Charging Philip Morris with using its charity to court politicians and fool the public, smoking opponents say community groups should reject contributions from the giant cigarette maker, the Associated Press reported Aug. 30.
The American Lung Association, other health advocates and private citizens held a news conference triggered by ads Philip Morris has been running to tout its philanthropy.
“The tobacco industry is using charitable donations to buy the good name and support of community organizations,” said Pat Etem, spokeswoman for L.A. Link, an umbrella group for anti-tobacco groups.
“By aggressively publicizing these donations, big tobacco is trying to convince the public they’re now good corporate citizens, even through their product continues to spread disease and death,” she said.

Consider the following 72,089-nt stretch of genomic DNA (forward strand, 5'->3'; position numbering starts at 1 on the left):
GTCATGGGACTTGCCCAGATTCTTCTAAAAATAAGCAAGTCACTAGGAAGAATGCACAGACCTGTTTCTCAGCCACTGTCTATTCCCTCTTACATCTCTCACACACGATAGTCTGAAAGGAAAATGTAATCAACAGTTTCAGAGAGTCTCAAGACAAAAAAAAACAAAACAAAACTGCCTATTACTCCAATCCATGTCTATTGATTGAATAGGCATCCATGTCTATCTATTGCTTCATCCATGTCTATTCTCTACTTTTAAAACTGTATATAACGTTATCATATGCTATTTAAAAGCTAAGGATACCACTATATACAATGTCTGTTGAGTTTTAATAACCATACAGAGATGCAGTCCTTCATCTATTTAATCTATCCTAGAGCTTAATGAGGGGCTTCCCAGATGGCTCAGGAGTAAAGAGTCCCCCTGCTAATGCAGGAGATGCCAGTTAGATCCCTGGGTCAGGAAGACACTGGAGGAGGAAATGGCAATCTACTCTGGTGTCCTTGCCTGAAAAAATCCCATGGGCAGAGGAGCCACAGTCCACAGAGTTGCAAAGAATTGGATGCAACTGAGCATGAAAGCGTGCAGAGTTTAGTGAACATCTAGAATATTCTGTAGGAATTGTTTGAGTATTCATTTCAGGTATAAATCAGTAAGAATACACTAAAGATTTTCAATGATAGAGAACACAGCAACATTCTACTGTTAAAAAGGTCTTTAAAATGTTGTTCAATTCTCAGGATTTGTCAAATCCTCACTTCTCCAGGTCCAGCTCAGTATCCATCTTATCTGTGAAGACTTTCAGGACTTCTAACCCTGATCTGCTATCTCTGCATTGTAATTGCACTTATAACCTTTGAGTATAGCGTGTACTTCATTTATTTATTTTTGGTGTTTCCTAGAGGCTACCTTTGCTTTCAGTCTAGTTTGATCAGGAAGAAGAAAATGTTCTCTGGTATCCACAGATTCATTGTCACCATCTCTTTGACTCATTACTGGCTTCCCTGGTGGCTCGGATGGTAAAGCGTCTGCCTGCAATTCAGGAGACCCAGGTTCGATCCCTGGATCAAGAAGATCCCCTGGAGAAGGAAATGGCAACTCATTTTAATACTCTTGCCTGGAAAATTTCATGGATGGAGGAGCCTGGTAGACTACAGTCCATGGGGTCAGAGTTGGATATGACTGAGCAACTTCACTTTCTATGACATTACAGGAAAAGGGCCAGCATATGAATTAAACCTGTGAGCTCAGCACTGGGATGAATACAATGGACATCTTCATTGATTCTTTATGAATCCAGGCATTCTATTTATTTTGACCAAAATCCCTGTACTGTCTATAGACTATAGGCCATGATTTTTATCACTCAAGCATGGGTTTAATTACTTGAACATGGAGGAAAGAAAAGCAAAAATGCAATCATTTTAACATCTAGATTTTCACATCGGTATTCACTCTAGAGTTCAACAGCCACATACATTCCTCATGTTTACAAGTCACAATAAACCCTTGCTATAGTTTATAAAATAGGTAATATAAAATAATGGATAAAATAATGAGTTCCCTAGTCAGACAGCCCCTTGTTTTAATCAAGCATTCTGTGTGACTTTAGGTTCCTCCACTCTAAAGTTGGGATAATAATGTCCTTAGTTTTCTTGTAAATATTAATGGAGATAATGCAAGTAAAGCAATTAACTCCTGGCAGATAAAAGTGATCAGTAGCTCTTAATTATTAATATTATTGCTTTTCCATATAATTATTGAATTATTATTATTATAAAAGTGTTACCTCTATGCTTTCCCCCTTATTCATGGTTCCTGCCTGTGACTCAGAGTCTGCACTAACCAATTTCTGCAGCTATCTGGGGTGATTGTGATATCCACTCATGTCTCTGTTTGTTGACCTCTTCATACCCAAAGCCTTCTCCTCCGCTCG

Etem and others said the company contributes to community groups to strengthen its ties with politicians who in turn might back tobacco interests in Congress and protect the industry from greater regulation, AP said.
A company spokesman denied the claims, saying Philip Morris is “100 percent interested” in government regulation of tobacco and has been talking with members of Congress about the issue.